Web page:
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Extended offseason has been a ‘blessing’ for oft-injured Jemarl Baker Jr.

Arizona State v Arizona Photo by Jennifer Stewart/Getty Images

Jemarl Baker Jr. answered questions from reporters from his bedroom on Wednesday as a poster of Derrick Rose throwing down a one-handed dunk hung above his bed frame.

Other than the late Kobe Bryant, Rose is Baker’s favorite player of all-time.

“I feel like everybody really loved Derrick Rose,” Baker said on the Zoom call.

But Baker more than most, and the two combo guards actually have a lot in common.

Rose was named the NBA’s Most Valuable Player in 2011—then tore his ACL the following season and has never been the same player.

The once-explosive playmaker has bounced between three NBA teams over the past three seasons, devolving from superstar point guard to journeyman role player. (There’s a reason Baker referred to Rose in the past tense even though he’s only 31.)

Baker, meanwhile, was once the MVP of Roosevelt High School’s California state title run in 2017 before injuries quickly derailed his college career.

Baker missed his entire freshman season at Kentucky after tearing his meniscus, then hobbled through his redshirt freshman season at UK with more knee trouble.

Baker then transferred to Arizona, where he estimates he was only 70 percent healthy in his redshirt sophomore season.

Baker flashed a ton of potential, shooting 55 percent from 3 over his first seven games while posting an assist-to-turnover ratio of 22 to 2, but fizzled down the stretch, making just 32 percent of his field goal attempts in Pac-12 play.

Arizona coach Sean Miller isn’t sure if Baker ever hit his stride.

“I messed up my hip right before the season and that kind of trickled down to my knee being aggravated as well, so that really hurt me defensively,” Baker said. “I felt like I couldn’t move at times. ... And being healthy, it gives you another sense of confidence in yourself and in what you can do. When you’re hurt, it’s kind of hard to have that confidence in every game that you go into because you just know you’re not at your best.”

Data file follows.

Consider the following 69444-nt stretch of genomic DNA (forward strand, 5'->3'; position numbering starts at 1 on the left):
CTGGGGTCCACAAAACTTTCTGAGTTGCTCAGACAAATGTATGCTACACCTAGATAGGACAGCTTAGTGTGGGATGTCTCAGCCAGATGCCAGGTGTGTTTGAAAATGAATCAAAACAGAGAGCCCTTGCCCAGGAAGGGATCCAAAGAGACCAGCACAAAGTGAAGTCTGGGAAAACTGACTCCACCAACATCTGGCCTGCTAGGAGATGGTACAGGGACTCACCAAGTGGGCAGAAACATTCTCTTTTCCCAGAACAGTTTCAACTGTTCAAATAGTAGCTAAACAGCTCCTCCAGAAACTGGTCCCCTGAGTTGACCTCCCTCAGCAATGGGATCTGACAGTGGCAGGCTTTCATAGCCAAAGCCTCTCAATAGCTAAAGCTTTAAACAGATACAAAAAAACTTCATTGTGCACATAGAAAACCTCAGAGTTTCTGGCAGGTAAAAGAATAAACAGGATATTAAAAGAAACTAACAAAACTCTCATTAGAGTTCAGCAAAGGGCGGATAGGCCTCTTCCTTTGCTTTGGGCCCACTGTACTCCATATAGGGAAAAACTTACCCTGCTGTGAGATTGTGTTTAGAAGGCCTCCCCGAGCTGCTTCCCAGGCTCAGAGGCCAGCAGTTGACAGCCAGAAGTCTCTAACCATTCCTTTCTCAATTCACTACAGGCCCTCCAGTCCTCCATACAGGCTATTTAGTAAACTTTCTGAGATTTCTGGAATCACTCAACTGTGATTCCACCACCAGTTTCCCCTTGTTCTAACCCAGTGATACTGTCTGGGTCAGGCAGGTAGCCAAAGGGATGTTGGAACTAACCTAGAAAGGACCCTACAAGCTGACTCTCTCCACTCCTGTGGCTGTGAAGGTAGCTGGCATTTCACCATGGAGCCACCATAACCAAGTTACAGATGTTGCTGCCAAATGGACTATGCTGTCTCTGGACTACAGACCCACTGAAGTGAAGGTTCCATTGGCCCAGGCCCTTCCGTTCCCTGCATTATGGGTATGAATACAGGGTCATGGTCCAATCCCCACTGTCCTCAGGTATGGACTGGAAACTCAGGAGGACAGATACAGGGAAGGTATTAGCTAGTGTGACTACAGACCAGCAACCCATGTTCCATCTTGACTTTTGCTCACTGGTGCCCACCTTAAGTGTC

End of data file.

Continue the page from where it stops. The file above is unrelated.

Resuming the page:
Ironically, the coronavirus crisis is helping Baker get back on track. The extended offseason has given him plenty of time to recoup mentally and physically from what he described as a “pretty hard” season.

Baker reads books to help him cope with the mental toll of his injuries. A new diet and rigorous workout routine helps him recover from the physical toll.

Every morning Baker works on form shooting with his father in their backyard, careful not to pound his knees too much on the concrete court.

Later, probably after squeezing in a game or two of NBA2K, Baker will meet up with his strength trainer Ryan “Bulldog” Shrader at Baker’s house or Shrader’s facility in Murrieta, California.

“He’ll do like deep tissue massages when I need it and things like that,” Baker said. “I don’t have like an underwater treadmill or anything like that, but I’ve been doing a lot of single leg strengthening and things like that, just to get my body strong.”

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Baker caps his days by heading to a local gym for more intensive on-court workouts.

“I’ve been working on different things like getting up the court faster, getting downhill and finishing, doing other things to work on my explosiveness, to get a lot of things that I had before I got injured,” he said.

Baker and his Arizona teammates were supposed to report to Tucson for team workouts in early July, but those plans were scuttled by the coronavirus crisis.

Now it’s uncertain when they will arrive on campus. Sometime in August is the hope, but who really knows at this point.

Only a six-hour drive from Tucson, Baker is ready to report at anytime, but he actually prefers his quarantine routine.

“It’s really been a blessing for me because in previous years I’ve only been at home for a month,” he said. “I’d be able to work out with [my trainer] for a month and then go to campus and then work out with the team, which is good as well. But I think this time to be able to get healthy and work out with the people that I know has been really beneficial for me.”

Baker’s body is “feeling good” these days, but he knows he has to be disciplined to keep it that way.

“I’ve had two surgeries on this knee, so if I stop, my leg gets weak,” he said. “It’s like a constant process, maybe for the rest of my life to be able to continue to strengthen my leg, to continue to stretch and to continue to feel good.”

Baker said it’s too early to know what kind of role he’ll have with the Wildcats this season, though he is expected to see more time at shooting guard now that they have more ball-handlers like James Akinjo, Kerr Kriisa and Terrell Brown.

A redshirt junior, Baker is one of the oldest players on the roster and plans to be a leader for Arizona’s seven newcomers.

At the same time, he’s hoping for a fresh start of his own.

“This is going to be, hopefully, my first healthy season in college basketball,” Baker said. “So just being able to showcase everything that I can do at a high level is what I’m looking forward to.”